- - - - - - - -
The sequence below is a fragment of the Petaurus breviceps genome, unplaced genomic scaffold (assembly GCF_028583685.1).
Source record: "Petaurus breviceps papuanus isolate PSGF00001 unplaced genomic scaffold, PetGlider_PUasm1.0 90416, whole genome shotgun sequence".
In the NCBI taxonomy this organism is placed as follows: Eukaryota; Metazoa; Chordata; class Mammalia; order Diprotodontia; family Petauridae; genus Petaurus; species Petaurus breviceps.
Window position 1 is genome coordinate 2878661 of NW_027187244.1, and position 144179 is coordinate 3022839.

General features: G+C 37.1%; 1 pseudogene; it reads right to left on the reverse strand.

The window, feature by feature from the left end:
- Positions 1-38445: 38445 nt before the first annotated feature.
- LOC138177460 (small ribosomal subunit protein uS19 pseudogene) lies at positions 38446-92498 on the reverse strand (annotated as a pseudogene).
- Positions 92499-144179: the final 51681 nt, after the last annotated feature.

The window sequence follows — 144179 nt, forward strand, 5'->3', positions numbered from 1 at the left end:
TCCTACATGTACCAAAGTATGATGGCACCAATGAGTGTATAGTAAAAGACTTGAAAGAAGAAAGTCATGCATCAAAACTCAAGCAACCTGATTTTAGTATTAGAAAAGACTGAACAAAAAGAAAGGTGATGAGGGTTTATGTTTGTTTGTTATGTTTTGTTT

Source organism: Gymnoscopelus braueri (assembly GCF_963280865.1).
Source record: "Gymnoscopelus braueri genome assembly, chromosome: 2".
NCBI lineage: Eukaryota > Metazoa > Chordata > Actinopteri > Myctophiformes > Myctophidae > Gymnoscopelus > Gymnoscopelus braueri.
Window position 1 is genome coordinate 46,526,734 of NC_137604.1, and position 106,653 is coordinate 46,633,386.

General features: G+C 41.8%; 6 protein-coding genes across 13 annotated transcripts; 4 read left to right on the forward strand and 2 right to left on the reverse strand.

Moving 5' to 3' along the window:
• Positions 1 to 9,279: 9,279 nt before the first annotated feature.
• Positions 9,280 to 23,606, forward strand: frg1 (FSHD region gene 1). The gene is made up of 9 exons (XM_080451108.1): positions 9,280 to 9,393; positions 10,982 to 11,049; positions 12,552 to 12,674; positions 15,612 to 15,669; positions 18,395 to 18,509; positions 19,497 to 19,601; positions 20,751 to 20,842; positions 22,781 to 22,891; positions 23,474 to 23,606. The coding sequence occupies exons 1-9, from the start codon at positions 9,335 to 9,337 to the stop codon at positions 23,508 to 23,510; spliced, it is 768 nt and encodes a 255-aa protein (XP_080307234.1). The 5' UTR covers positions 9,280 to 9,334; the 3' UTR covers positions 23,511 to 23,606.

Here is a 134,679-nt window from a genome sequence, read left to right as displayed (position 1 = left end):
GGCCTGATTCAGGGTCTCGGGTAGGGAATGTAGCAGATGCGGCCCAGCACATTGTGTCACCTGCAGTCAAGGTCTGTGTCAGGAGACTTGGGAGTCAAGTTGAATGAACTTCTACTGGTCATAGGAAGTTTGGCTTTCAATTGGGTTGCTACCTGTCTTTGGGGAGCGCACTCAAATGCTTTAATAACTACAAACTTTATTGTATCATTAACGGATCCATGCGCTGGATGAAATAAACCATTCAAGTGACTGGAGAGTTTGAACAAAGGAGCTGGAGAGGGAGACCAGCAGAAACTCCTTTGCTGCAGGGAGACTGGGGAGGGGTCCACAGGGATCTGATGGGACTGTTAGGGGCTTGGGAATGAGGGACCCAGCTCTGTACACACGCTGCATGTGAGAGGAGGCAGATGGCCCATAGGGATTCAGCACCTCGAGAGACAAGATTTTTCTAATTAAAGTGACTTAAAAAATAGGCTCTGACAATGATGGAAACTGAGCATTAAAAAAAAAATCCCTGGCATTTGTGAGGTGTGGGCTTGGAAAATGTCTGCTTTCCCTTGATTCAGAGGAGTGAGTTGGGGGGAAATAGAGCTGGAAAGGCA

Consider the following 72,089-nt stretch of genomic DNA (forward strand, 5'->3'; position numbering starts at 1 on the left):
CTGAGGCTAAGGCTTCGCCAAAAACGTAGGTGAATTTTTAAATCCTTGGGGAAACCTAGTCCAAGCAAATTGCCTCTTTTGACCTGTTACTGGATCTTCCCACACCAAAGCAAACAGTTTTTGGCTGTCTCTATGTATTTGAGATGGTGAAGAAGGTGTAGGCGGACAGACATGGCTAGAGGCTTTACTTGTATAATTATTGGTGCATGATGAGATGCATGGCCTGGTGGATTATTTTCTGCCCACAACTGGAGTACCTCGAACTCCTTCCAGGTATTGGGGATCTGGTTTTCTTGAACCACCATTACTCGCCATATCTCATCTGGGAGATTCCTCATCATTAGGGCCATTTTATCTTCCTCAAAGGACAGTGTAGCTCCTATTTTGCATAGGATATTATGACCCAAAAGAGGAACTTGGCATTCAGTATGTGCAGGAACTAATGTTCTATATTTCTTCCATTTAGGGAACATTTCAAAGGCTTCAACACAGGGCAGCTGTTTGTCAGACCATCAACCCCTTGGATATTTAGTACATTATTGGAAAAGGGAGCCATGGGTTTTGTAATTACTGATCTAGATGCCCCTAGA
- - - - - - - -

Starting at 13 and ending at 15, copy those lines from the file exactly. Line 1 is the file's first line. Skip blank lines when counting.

Source record: "Gymnoscopelus braueri genome assembly, chromosome: 2".
NCBI lineage: Eukaryota > Metazoa > Chordata > Actinopteri > Myctophiformes > Myctophidae > Gymnoscopelus > Gymnoscopelus braueri.
Window position 1 is genome coordinate 46,526,734 of NC_137604.1, and position 106,653 is coordinate 46,633,386.